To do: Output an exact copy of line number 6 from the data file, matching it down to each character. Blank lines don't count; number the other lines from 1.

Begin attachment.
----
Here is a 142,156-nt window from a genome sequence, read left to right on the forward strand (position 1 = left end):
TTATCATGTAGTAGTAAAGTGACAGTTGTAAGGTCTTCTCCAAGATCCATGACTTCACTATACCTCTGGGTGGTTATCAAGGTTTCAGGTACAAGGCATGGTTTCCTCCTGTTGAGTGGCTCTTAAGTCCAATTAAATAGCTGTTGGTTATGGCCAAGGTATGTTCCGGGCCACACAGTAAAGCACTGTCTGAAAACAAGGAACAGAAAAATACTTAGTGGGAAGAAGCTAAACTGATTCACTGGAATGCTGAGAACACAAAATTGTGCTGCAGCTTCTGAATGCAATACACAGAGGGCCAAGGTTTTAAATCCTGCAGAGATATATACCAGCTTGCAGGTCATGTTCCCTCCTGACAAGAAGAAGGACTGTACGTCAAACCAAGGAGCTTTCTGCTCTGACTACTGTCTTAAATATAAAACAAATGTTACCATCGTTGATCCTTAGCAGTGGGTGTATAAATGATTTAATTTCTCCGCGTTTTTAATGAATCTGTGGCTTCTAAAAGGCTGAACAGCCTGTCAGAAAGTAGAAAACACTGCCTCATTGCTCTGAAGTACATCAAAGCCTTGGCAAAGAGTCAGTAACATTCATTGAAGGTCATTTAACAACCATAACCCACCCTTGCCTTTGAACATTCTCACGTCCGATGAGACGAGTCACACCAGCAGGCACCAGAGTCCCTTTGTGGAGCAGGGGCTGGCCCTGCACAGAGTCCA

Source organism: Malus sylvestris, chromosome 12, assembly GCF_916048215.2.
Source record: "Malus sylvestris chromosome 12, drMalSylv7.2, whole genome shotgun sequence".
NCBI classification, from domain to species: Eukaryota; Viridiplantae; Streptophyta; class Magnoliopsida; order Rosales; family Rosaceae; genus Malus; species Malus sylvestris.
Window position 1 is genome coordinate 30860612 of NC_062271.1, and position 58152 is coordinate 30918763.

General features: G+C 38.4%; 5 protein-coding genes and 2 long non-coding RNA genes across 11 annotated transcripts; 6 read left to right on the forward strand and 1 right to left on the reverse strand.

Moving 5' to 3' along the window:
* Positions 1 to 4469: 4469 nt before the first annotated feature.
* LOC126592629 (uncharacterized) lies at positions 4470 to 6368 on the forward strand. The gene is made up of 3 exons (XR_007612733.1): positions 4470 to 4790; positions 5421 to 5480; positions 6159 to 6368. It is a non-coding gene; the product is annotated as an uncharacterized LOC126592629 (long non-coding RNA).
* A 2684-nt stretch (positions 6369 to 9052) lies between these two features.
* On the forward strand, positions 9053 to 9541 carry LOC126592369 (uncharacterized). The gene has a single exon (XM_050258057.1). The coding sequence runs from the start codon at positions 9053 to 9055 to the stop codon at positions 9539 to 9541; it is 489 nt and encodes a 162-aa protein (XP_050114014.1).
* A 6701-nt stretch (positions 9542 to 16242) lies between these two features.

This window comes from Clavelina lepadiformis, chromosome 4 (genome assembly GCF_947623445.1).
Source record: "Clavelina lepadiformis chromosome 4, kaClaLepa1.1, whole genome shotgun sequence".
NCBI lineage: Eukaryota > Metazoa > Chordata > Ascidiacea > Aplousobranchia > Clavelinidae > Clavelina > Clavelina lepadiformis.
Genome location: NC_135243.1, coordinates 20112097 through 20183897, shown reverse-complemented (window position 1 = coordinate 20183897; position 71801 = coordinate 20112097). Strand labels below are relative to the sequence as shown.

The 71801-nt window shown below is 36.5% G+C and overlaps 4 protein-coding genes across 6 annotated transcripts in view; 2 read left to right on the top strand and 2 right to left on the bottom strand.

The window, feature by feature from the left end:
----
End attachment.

Window position 1 is genome coordinate 30860612 of NC_062271.1, and position 58152 is coordinate 30918763.